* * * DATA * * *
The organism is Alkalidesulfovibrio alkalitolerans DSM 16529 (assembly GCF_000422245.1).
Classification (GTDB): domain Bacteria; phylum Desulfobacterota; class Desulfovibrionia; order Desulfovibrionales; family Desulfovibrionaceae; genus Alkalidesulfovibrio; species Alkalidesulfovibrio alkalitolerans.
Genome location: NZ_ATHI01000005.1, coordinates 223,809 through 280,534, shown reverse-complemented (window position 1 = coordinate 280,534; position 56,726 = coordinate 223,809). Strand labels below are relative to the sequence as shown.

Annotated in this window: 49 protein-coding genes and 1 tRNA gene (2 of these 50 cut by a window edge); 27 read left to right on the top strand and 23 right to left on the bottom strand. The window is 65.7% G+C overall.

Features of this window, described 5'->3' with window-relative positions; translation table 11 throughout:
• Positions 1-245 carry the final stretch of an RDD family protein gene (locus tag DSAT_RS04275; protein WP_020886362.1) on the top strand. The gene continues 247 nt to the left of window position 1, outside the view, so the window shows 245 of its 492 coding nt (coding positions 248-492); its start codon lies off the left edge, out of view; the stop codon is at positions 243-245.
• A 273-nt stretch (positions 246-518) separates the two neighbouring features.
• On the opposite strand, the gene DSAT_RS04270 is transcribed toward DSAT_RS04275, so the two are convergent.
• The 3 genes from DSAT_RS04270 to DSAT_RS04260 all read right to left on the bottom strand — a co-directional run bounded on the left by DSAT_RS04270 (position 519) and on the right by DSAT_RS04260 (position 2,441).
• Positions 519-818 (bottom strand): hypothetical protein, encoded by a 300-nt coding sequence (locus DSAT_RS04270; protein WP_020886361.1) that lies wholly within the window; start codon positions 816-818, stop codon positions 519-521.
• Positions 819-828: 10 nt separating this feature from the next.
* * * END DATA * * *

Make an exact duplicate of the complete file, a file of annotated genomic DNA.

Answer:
The organism is Alkalidesulfovibrio alkalitolerans DSM 16529 (assembly GCF_000422245.1).
Classification (GTDB): domain Bacteria; phylum Desulfobacterota; class Desulfovibrionia; order Desulfovibrionales; family Desulfovibrionaceae; genus Alkalidesulfovibrio; species Alkalidesulfovibrio alkalitolerans.
Genome location: NZ_ATHI01000005.1, coordinates 223,809 through 280,534, shown reverse-complemented (window position 1 = coordinate 280,534; position 56,726 = coordinate 223,809). Strand labels below are relative to the sequence as shown.

Annotated in this window: 49 protein-coding genes and 1 tRNA gene (2 of these 50 cut by a window edge); 27 read left to right on the top strand and 23 right to left on the bottom strand. The window is 65.7% G+C overall.

Features of this window, described 5'->3' with window-relative positions; translation table 11 throughout:
• Positions 1-245 carry the final stretch of an RDD family protein gene (locus tag DSAT_RS04275; protein WP_020886362.1) on the top strand. The gene continues 247 nt to the left of window position 1, outside the view, so the window shows 245 of its 492 coding nt (coding positions 248-492); its start codon lies off the left edge, out of view; the stop codon is at positions 243-245.
• A 273-nt stretch (positions 246-518) separates the two neighbouring features.
• On the opposite strand, the gene DSAT_RS04270 is transcribed toward DSAT_RS04275, so the two are convergent.
• The 3 genes from DSAT_RS04270 to DSAT_RS04260 all read right to left on the bottom strand — a co-directional run bounded on the left by DSAT_RS04270 (position 519) and on the right by DSAT_RS04260 (position 2,441).
• Positions 519-818 (bottom strand): hypothetical protein, encoded by a 300-nt coding sequence (locus DSAT_RS04270; protein WP_020886361.1) that lies wholly within the window; start codon positions 816-818, stop codon positions 519-521.
• Positions 819-828: 10 nt separating this feature from the next.